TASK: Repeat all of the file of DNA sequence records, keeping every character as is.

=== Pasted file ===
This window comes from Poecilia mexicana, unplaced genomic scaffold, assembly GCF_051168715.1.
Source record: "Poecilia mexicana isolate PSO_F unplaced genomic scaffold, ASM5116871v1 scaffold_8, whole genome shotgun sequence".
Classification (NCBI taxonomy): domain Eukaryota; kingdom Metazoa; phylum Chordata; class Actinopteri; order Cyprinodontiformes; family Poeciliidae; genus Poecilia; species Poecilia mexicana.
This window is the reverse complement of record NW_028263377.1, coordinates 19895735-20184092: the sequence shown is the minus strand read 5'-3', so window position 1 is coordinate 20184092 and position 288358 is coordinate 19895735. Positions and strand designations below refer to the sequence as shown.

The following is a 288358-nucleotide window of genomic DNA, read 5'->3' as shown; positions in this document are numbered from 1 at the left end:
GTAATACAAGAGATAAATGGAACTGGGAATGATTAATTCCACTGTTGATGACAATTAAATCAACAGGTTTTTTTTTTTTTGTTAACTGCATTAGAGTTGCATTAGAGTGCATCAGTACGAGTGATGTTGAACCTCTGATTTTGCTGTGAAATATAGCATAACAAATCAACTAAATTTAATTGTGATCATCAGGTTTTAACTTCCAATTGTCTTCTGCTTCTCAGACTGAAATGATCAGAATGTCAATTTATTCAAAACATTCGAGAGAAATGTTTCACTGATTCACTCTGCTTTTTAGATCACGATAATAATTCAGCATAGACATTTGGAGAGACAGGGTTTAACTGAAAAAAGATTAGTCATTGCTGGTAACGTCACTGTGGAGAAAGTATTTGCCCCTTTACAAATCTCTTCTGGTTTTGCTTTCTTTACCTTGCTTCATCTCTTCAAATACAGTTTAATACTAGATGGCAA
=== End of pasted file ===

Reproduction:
This window comes from Poecilia mexicana, unplaced genomic scaffold, assembly GCF_051168715.1.
Source record: "Poecilia mexicana isolate PSO_F unplaced genomic scaffold, ASM5116871v1 scaffold_8, whole genome shotgun sequence".
Classification (NCBI taxonomy): domain Eukaryota; kingdom Metazoa; phylum Chordata; class Actinopteri; order Cyprinodontiformes; family Poeciliidae; genus Poecilia; species Poecilia mexicana.
This window is the reverse complement of record NW_028263377.1, coordinates 19895735-20184092: the sequence shown is the minus strand read 5'-3', so window position 1 is coordinate 20184092 and position 288358 is coordinate 19895735. Positions and strand designations below refer to the sequence as shown.

The following is a 288358-nucleotide window of genomic DNA, read 5'->3' as shown; positions in this document are numbered from 1 at the left end:
GTAATACAAGAGATAAATGGAACTGGGAATGATTAATTCCACTGTTGATGACAATTAAATCAACAGGTTTTTTTTTTTTTGTTAACTGCATTAGAGTTGCATTAGAGTGCATCAGTACGAGTGATGTTGAACCTCTGATTTTGCTGTGAAATATAGCATAACAAATCAACTAAATTTAATTGTGATCATCAGGTTTTAACTTCCAATTGTCTTCTGCTTCTCAGACTGAAATGATCAGAATGTCAATTTATTCAAAACATTCGAGAGAAATGTTTCACTGATTCACTCTGCTTTTTAGATCACGATAATAATTCAGCATAGACATTTGGAGAGACAGGGTTTAACTGAAAAAAGATTAGTCATTGCTGGTAACGTCACTGTGGAGAAAGTATTTGCCCCTTTACAAATCTCTTCTGGTTTTGCTTTCTTTACCTTGCTTCATCTCTTCAAATACAGTTTAATACTAGATGGCAA